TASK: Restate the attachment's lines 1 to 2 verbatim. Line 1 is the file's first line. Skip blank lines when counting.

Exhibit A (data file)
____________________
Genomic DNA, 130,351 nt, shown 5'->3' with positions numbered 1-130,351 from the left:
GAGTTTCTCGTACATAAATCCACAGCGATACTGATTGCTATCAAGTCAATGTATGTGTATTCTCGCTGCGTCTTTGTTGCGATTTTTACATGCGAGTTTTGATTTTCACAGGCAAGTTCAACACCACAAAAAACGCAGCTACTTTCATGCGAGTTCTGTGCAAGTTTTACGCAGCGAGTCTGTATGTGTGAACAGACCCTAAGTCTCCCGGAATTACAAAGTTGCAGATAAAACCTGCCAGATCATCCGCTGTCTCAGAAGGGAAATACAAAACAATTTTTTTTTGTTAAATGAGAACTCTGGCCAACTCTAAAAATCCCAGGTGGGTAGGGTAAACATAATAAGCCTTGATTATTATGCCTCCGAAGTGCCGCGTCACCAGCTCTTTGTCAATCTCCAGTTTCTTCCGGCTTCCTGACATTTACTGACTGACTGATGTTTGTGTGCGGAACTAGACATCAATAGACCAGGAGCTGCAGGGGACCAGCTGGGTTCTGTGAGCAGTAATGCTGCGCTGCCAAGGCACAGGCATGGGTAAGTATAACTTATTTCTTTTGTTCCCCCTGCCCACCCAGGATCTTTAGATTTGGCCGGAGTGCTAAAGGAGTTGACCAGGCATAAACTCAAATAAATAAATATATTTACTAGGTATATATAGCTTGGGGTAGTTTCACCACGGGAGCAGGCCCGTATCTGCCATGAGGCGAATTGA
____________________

Genomic DNA, 130,351 nt, shown 5'->3' with positions numbered 1-130,351 from the left:
GAGTTTCTCGTACATAAATCCACAGCGATACTGATTGCTATCAAGTCAATGTATGTGTATTCTCGCTGCGTCTTTGTTGCGATTTTTACATGCGAGTTTTGATTTTCACAGGCAAGTTCAACACCACAAAAAACGCAGCTACTTTCATGCGAGTTCTGTGCAAGTTTTACGCAGCGAGTCTGTATGTGTGAACAGACCCTAAGTCTCCCGGAATTACAAAGTTGCAGATAAAACCTGCCAGATCATCCGCTGTCTCAGAAGGGAAATACAAAACAATTTTTTTTTGTTAAATGAGAACTCTGGCCAACTCTAAAAATCCCAGGTGGGTAGGGTAAACATAATAAGCCTTGATTATTATGCCTCCGAAGTGCCGCGTCACCAGCTCTTTGTCAATCTCCAGTTTCTTCCGGCTTCCTGACATTTACTGACTGACTGATGTTTGTGTGCGGAACTAGACATCAATAGACCAGGAGCTGCAGGGGACCAGCTGGGTTCTGTGAGCAGTAATGCTGCGCTGCCAAGGCACAGGCATGGGTAAGTATAACTTATTTCTTTTGTTCCCCCTGCCCACCCAGGATCTTTAGATTTGGCCGGAGTGCTAAAGGAGTTGACCAGGCATAAACTCAAATAAATAAATATATTTACTAGGTATATATAGCTTGGGGTAGTTTCACCACGGGAGCAGGCCCGTATCTGCCATGAGGCGAATTGA